From the Circuit Court of the City of St. Louis; Criminal Appeal; Judge Richard J. Brown; Reversed and Remanded
Motion for Rehearing Overruled, Transfer Denied September 1, 1983. Application Denied October 18, 1983.
Before Crandall, P.j., Reinhard, Crist, JJ.
The opinion of the court was delivered by: Crist
Defendant appeals from a jury conviction for first degree assault. The trial court sentenced defendant as a persistent offender to thirty years imprisonment. We reverse and remand.
On direct examination of state's psychiatric rebuttal witness, the prosecutor elicited volunteered testimony that defendant was "arrested by age 14." Records or statements of a juvenile offender "are not lawful or proper evidence against the child and shall not be used for any purpose whatsoever in any proceeding, civil or criminal . . ." § 211.271 (3) RSMo 1978.
The mandatory, all-inclusive prohibition contained in the statute yields only to the Sixth Amendment right to confront and impeach adverse witnesses on the basis of bias, prejudice or ulterior motive. State v. Tolliver, 562 S.W.2d 714, 718-20 (Mo. App. 1978). The testimony was elicited during direct rather than cross examination. Therefore, the state's policy of protecting the confidentiality of juvenile records when not in conflict with the right to confrontation prevails.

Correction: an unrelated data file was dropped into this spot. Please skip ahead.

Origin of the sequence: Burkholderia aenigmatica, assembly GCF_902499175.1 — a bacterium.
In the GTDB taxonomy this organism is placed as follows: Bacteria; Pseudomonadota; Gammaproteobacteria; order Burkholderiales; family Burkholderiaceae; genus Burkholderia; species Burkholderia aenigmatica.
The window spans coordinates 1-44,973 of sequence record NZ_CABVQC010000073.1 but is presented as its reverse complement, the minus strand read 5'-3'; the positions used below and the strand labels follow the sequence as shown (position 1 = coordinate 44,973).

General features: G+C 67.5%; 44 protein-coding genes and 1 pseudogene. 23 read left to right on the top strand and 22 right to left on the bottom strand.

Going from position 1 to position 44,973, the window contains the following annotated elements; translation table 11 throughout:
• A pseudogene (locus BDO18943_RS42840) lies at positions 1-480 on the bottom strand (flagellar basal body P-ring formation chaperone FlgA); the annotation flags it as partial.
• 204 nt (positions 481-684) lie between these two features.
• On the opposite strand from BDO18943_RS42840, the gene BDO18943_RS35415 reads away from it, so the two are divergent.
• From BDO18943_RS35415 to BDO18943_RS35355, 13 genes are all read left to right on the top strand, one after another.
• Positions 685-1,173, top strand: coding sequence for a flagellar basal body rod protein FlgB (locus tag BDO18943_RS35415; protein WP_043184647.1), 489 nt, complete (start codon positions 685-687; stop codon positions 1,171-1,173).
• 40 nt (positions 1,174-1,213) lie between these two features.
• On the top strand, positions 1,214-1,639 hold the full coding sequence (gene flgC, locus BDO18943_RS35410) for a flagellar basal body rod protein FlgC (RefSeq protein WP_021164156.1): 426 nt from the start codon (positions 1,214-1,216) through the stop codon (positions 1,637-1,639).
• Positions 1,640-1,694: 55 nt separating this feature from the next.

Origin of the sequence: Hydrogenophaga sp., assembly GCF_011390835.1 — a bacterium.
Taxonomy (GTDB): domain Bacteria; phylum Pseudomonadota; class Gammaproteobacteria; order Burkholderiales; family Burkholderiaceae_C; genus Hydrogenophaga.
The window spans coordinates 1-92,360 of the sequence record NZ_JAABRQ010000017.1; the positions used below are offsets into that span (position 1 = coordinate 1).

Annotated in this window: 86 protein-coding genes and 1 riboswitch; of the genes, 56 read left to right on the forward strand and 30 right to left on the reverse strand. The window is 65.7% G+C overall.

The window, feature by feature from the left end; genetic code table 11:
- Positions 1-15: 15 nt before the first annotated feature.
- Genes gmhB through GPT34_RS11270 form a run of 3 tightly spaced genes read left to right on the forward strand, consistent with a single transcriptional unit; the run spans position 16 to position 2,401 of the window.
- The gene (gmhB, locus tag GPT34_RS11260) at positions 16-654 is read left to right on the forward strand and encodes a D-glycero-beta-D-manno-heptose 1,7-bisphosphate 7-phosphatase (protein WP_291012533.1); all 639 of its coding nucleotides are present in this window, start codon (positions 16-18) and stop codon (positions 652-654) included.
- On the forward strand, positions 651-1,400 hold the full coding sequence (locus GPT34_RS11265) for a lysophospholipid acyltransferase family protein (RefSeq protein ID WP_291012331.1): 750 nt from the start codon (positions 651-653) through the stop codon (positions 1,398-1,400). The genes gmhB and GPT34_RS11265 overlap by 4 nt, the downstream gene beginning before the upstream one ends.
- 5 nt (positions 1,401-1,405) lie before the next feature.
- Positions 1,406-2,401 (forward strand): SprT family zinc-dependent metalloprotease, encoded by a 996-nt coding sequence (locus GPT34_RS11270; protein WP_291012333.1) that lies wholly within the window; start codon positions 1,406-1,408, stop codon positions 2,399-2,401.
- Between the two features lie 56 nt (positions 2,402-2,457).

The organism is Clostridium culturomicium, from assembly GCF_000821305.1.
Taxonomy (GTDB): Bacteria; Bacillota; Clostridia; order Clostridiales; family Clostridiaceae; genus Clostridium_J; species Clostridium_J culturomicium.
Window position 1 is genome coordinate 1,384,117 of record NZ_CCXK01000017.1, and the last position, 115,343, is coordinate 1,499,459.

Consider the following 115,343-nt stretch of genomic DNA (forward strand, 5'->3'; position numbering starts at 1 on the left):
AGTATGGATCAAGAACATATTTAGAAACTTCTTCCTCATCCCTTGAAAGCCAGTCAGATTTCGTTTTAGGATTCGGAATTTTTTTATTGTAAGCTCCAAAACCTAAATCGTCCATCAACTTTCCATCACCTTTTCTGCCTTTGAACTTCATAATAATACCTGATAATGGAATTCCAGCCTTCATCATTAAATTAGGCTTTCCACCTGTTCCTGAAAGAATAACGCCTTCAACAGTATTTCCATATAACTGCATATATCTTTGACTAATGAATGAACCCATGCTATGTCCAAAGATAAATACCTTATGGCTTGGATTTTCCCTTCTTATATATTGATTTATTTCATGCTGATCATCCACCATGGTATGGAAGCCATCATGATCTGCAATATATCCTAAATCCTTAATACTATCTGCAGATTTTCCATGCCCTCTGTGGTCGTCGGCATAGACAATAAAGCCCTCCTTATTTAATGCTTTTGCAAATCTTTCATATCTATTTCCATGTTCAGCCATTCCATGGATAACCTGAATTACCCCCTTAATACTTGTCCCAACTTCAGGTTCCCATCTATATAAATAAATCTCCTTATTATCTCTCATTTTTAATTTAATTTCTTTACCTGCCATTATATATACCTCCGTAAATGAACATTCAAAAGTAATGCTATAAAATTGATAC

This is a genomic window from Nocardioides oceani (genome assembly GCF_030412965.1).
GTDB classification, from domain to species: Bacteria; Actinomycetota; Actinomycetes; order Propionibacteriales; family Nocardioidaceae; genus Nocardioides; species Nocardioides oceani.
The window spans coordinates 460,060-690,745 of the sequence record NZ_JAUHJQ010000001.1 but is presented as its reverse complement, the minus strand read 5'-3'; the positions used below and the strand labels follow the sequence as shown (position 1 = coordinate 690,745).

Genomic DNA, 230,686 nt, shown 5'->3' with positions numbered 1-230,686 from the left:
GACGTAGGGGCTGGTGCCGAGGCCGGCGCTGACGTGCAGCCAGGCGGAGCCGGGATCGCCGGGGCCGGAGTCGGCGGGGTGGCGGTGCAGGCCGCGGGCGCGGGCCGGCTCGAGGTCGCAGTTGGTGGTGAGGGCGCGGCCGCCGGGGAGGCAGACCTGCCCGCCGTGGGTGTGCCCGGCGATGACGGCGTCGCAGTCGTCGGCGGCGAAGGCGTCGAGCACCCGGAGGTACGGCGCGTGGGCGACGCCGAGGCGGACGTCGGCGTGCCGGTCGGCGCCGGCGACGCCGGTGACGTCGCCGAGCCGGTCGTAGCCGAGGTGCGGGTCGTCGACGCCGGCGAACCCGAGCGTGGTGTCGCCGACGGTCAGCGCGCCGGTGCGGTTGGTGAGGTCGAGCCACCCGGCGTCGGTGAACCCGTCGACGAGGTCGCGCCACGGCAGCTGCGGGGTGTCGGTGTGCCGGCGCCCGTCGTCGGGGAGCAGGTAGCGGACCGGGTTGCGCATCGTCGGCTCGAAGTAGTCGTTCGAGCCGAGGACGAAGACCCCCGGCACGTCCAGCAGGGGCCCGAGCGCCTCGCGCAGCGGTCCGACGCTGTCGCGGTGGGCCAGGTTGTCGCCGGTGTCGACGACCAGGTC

Aside from the statutory prohibition, none of defendant's prior bad acts was relevant to any issue at trial. Defendant did not place his credibility in issue, nor did he interject the issue of his good character. Instead, defendant sought to rely on his intoxication at the time of the incident to negate the required mental state for first degree assault. See, § 562.076 RSMo 1978. Defendant, through a psychiatrist, produced evidence of chronic alcohol problems including a history of blackouts. This psychiatrist testified if defendant consumed the amount of alcohol he claimed on the day of the assault, he was probably intoxicated and suffered the effects of a blackout.
The state's psychiatric rebuttal witness testified defendant suffered from an anti-social personality disorder. The prohibited testimony about defendant's juvenile arrest came when the state's psychiatrist was asked the criteria used to form his opinion. We fail to see from the record how defendant's personality was relevant to the issue of whether or not defendant was in an intoxicated condition at the time he committed the offense.
Insofar as we reverse this case and remand it for a new trial, defendant's other allegations of trial error need not be dealt with as they may be corrected upon retrial.
Judgment is reversed and remanded for a new trial.